Trucks on the Hume Highway (Andrea Castelli/Wikimedia Commons)

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Bechtel in talks to help build Australia’s new Inland Railway

12 October 2015 | By David Rogers | 0 Comments

US engineering giant Bechtel is reported to be in talks over joining a consortium fighting to build a major new rail line stretching 1,595km between Brisbane and Melbourne in Australia.

Bechtel joining would boost the project team’s credibility in the eyes of the Australian federal government, which must choose between two rival visions of the US$8.8bn Inland Railway scheme that is needed to boost freight capacity, the consortium’s chief said.

“The government does not believe the private sector is stepping up to build this project, but the interest by Bechtel shows otherwise,” said Martin Albrecht, chairman of National Trunk Rail (NTR), a Brisbane-based company bidding for the line (reports the Brisbane Courier Mail).

Bechtel would be in charge of engineering, procurement and construction management for the NRT line, Albrecht said.

NTR is competing with the Australian Rail Track Corporation (ARTC), a state-owned company that is proposing an alternative, 1,700km route that uses segments of existing track.

The NTR consortium, which includes engineer Aurecon, project manager Calibre and the consultancy Principalis, is arguing for a public-private partnership approach to developing the freight rail link, but says the private sector would be put off by ARTC’s plan, which it says would take too long to build.

“The NTR proposal is shorter, straighter, flatter and faster that what ARTC is proposing and there is definitely interest in that,” Albrecht said in a media release last month.

“We are proof that the private sector is interested in inland rail, but only if it is the right solution delivered in the right timeframe – the NTR solution would be delivered in less than six years from approvals.”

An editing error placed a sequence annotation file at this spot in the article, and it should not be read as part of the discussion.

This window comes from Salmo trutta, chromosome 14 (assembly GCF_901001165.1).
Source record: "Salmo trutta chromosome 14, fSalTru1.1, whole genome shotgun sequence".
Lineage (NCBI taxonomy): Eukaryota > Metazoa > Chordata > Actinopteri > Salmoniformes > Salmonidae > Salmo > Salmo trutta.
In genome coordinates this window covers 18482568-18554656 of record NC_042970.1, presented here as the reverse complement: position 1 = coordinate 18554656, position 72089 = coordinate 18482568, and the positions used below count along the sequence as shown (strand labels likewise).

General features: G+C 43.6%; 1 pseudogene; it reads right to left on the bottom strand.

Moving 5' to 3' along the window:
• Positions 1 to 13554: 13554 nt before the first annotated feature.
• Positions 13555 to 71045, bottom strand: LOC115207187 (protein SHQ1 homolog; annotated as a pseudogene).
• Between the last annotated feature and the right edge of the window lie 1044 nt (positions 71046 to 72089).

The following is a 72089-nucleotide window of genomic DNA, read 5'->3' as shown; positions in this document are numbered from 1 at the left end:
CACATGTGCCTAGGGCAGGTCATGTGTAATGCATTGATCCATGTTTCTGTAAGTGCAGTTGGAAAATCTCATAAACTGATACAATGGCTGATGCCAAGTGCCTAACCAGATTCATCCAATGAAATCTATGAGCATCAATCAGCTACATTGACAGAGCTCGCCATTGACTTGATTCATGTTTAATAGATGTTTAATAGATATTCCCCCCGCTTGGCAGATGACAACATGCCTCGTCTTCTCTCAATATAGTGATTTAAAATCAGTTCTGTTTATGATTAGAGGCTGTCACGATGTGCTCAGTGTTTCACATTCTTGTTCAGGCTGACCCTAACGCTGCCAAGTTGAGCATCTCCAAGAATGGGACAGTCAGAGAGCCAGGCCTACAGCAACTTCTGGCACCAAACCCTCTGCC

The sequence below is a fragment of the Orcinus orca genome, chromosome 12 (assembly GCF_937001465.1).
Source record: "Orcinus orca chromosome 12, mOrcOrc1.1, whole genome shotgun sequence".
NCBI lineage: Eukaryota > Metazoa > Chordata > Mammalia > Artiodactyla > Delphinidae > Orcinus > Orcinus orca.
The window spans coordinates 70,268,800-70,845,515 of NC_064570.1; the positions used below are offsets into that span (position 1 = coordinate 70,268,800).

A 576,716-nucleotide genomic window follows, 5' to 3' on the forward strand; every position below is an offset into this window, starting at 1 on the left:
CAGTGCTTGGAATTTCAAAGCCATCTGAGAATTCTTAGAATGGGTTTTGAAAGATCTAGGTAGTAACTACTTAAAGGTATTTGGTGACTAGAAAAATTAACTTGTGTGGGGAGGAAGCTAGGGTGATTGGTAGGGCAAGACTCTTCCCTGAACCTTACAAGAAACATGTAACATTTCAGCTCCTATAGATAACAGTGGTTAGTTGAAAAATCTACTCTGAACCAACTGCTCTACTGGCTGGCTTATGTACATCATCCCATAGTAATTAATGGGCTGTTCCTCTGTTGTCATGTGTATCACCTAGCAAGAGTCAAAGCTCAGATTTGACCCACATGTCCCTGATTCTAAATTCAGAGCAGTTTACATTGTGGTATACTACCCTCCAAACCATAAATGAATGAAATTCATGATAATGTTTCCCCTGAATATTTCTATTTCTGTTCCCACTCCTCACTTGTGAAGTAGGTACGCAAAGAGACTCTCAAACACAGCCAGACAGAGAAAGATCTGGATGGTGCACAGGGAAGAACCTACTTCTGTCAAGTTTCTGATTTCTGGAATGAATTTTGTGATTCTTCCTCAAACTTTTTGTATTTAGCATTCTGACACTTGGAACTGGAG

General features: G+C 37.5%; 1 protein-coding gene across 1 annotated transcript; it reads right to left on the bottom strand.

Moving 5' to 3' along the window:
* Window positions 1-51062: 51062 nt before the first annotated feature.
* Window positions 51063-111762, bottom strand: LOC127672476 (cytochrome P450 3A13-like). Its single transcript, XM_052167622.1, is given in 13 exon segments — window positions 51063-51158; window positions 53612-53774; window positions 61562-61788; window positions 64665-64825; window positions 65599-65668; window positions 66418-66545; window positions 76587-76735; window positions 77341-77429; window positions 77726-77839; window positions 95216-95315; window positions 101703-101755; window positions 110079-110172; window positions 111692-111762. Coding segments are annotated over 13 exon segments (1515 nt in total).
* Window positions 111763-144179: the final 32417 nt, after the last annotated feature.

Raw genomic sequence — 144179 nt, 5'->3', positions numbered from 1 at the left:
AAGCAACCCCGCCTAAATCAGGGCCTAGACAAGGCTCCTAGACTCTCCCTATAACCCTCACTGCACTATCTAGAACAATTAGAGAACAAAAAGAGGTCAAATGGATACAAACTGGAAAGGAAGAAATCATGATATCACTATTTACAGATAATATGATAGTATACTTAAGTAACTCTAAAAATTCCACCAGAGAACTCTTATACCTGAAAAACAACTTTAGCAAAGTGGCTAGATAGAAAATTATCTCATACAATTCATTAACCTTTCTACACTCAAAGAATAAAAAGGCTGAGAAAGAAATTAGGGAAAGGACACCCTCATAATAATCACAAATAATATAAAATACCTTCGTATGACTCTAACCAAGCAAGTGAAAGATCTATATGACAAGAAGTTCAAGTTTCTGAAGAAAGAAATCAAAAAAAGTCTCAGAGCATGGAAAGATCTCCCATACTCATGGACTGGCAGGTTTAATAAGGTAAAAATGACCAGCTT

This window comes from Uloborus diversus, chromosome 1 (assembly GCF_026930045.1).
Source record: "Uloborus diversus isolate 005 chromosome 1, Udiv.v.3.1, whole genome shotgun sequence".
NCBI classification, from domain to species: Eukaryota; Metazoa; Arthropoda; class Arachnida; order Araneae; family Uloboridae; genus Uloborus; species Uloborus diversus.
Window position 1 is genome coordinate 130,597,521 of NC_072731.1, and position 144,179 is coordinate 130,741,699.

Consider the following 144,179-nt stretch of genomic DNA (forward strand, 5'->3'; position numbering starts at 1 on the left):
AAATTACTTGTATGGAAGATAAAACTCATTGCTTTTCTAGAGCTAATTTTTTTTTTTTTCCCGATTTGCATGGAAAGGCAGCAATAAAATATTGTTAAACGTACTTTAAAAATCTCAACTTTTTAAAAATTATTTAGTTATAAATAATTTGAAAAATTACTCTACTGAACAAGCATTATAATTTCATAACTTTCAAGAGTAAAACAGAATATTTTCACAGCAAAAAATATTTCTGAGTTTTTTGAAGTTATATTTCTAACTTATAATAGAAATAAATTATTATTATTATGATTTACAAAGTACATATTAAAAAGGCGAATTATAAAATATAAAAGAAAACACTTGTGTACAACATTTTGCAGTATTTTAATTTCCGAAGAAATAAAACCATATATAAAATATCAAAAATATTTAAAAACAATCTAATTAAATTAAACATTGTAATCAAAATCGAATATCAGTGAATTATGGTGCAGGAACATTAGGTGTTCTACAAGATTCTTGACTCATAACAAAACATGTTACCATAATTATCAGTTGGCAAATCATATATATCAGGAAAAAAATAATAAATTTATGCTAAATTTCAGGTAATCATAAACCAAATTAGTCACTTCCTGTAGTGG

Albrecht told the Courier Mail that the line was vital to improving Australia’s national productivity, which would enable it to take advantage of the recent signing of the Trans-Pacific Partnership and the China-Australia Free Trade Agreement.

Rob Moffat, the general manager of NRT, has said said the new, purpose-built track would be able to handle double-decker container wagons, unlike ARTC’s proposal, which would largely use existing track.

NTR’s plans are now being assessed by Infrastructure NSW.

The ARTC says that its version of the line would cover 1,700km and would make the most of earlier investments in the Australian rail freight network.

Warren Truss, the federal government’s infrastructure minister, said an inland rail network was needed to meet the rising demand for freight, which is expected to treble along the eastern seaboard by 2030.

The Federal Government has committed US$220m to get pre-construction activities under way, including detailed corridor planning, environmental assessments and land acquisition.

Photograph: Trucks on the Hume Highway, which runs between Melbourne and Sydney. The Inland Railway could boost freight capacity and relieve road congestion (Andrea Castelli/Wikimedia Commons)